Elote is a Mexican preparation of corn on the cob that is made with freshly roasted corn that is slathered with spicy mayonnaise and sprinkled with white cotija cheese. Squirt on a little lime, and you have the ultimate south-of-the-border street food. Here at this treat’s namesake restaurant, the elote is sliced from the cob and served as a sort of dip. This dish alone, maybe with a side of guacamole and a margarita, is reason enough to eat at this highly creative Mexican restaurant. For an entree, try the braised lamb in sweet-and-spicy ancho-chili sauce. This is a casual and colorful spot, and feels a bit like a Mexican beach bar.
And, that’s exactly what I did try – an outstanding signature dish!
One thing we noticed, just like everyone talks about the Red Rocks, you can’t get far in Sedona without hearing about the vortexes — places where the earth supposedly radiates psychic energy. Believers claim that they induce everything from heightened energy to tear-inducing spiritual enlightenment –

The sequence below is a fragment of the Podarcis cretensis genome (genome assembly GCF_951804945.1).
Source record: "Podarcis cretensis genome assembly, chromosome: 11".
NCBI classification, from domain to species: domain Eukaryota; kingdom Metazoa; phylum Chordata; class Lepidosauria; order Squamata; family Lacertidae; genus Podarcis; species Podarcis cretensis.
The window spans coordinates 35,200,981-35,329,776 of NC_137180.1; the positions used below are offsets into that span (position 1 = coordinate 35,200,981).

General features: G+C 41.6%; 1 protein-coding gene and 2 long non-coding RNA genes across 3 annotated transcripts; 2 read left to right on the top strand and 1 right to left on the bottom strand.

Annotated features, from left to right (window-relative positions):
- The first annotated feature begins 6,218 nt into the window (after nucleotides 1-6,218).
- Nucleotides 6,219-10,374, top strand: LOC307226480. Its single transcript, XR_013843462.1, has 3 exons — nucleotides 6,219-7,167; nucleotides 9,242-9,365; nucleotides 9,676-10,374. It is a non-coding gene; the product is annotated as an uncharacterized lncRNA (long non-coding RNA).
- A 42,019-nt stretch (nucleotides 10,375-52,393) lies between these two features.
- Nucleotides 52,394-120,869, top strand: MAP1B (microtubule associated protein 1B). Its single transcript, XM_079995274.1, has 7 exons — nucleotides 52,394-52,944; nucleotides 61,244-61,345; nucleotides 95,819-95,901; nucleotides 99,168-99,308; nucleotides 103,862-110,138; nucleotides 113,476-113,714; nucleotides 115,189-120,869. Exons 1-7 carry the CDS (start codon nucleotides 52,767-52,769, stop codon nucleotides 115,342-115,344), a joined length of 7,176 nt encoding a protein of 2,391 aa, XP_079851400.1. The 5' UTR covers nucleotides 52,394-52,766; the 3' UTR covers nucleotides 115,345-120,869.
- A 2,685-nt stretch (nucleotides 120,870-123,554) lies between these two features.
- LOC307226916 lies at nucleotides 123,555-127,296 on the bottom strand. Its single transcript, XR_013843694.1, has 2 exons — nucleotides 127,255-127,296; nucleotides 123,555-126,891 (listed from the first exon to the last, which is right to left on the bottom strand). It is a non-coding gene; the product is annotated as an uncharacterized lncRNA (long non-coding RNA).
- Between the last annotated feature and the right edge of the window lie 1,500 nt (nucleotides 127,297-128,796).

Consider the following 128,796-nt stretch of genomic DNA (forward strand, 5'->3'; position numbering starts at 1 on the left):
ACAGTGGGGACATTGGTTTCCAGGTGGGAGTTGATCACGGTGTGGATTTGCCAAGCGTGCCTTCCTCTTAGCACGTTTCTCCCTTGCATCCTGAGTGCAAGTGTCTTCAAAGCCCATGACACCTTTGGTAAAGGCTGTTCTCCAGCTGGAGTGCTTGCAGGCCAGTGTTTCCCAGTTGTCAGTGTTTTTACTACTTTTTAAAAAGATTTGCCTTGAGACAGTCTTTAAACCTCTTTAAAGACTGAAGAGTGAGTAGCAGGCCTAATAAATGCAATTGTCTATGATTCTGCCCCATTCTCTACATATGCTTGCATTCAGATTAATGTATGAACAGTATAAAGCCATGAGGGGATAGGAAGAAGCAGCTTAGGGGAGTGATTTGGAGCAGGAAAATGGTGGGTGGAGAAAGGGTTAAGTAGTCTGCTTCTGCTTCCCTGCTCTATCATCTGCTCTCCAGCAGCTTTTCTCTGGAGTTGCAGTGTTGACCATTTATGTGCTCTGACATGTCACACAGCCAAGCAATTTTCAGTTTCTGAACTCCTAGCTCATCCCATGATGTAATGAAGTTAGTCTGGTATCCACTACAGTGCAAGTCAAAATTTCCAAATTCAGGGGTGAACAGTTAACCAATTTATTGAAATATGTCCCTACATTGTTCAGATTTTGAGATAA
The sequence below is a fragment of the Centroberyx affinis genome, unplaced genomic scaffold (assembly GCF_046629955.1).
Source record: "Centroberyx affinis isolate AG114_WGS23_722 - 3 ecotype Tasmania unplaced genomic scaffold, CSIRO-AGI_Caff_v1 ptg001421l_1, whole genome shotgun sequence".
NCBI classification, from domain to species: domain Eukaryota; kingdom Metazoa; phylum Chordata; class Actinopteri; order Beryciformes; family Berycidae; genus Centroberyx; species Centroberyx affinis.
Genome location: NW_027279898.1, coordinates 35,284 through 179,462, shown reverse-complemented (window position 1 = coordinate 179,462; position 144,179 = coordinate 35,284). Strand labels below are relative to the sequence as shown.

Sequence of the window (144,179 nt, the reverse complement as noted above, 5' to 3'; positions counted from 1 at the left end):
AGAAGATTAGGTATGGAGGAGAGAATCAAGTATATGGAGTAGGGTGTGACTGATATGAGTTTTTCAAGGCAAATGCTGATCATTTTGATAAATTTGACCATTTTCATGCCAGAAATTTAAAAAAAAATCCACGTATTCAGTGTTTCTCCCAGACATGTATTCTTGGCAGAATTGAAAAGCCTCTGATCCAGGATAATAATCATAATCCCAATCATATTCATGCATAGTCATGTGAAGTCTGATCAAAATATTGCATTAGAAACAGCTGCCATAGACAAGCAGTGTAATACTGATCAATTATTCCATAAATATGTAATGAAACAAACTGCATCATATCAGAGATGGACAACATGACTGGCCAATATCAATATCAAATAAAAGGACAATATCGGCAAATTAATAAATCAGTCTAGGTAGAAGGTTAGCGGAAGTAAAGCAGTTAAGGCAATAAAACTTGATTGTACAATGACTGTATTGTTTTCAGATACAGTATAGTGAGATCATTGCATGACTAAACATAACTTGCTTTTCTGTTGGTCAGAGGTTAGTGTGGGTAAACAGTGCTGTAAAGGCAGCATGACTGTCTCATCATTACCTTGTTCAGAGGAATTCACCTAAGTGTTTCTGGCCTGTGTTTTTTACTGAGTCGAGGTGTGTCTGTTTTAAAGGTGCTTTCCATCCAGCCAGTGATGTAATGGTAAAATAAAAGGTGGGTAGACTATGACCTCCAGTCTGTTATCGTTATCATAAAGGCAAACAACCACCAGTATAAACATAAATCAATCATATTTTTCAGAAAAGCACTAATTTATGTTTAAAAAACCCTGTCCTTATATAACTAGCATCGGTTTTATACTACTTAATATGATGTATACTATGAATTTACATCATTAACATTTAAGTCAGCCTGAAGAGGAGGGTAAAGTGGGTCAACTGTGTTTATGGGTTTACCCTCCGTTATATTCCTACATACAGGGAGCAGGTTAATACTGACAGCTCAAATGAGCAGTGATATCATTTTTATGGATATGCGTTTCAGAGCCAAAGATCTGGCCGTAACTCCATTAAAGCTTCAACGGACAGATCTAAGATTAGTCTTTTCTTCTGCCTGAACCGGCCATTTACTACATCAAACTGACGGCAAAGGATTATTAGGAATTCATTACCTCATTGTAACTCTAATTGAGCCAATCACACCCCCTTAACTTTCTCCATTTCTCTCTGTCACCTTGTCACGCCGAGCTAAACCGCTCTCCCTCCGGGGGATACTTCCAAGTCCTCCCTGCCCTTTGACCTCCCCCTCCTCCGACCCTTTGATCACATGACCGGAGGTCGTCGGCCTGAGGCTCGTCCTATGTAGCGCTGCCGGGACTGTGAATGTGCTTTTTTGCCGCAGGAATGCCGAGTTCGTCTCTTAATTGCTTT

So what is a vortex, anyway?
The vortexes –definitely not vortices ☺ – are not easily explained. In Sedona vortexes are created, not by wind or water, but from spiraling spiritual energy. The vortexes of Sedona are named because they are believed to be spiritual locations where the energy is right to facilitate prayer, mediation and healing.
Vortex sites are believed to be locations having energy flow that exists on multiple dimensions. The energy of the vortexes interacts with a person’s inner self – it obviously must be experienced – can’t explain it and couldn’t photograph it –but I think I felt something –might have been the prickly pear margarita though but maybe, just maybe, the vortex brought our emotional and spiritual bodies into alignment with the heartbeat of the planet.
Turns out that the same red rock formations I am out photographing or we are hiking on/around are among the major vortexes: Bell Rock, Cathedral Rock, Boynton Canyon, Airport Mesa, Indian Gardens, and the Chapel….Wow!!!
All in all – the hikes, the vistas, the food and the spiritual energy ( and the margaritas ) combined to make this an incredible stop on the journey. If you ever get a chance to get to AZ be sure to get up to Sedona…
Safe travels…see you down the road…